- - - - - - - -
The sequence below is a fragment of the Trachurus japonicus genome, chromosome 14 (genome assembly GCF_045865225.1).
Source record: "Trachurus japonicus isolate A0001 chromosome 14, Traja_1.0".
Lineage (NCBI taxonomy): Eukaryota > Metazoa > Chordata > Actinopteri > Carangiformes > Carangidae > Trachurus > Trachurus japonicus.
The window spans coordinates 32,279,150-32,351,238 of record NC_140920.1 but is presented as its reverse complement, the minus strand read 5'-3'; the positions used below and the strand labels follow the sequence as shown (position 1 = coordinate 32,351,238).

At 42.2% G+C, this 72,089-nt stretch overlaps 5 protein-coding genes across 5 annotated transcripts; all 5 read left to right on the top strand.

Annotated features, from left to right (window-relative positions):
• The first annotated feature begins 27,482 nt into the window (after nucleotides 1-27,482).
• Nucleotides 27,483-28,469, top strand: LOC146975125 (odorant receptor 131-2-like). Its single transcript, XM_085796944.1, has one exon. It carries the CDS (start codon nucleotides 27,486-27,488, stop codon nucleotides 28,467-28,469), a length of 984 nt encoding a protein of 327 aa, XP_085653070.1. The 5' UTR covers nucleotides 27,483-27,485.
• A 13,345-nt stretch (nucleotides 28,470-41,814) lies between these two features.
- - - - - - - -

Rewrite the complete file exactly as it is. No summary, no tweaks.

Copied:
The sequence below is a fragment of the Trachurus japonicus genome, chromosome 14 (genome assembly GCF_045865225.1).
Source record: "Trachurus japonicus isolate A0001 chromosome 14, Traja_1.0".
Lineage (NCBI taxonomy): Eukaryota > Metazoa > Chordata > Actinopteri > Carangiformes > Carangidae > Trachurus > Trachurus japonicus.
The window spans coordinates 32,279,150-32,351,238 of record NC_140920.1 but is presented as its reverse complement, the minus strand read 5'-3'; the positions used below and the strand labels follow the sequence as shown (position 1 = coordinate 32,351,238).

At 42.2% G+C, this 72,089-nt stretch overlaps 5 protein-coding genes across 5 annotated transcripts; all 5 read left to right on the top strand.

Annotated features, from left to right (window-relative positions):
• The first annotated feature begins 27,482 nt into the window (after nucleotides 1-27,482).
• Nucleotides 27,483-28,469, top strand: LOC146975125 (odorant receptor 131-2-like). Its single transcript, XM_085796944.1, has one exon. It carries the CDS (start codon nucleotides 27,486-27,488, stop codon nucleotides 28,467-28,469), a length of 984 nt encoding a protein of 327 aa, XP_085653070.1. The 5' UTR covers nucleotides 27,483-27,485.
• A 13,345-nt stretch (nucleotides 28,470-41,814) lies between these two features.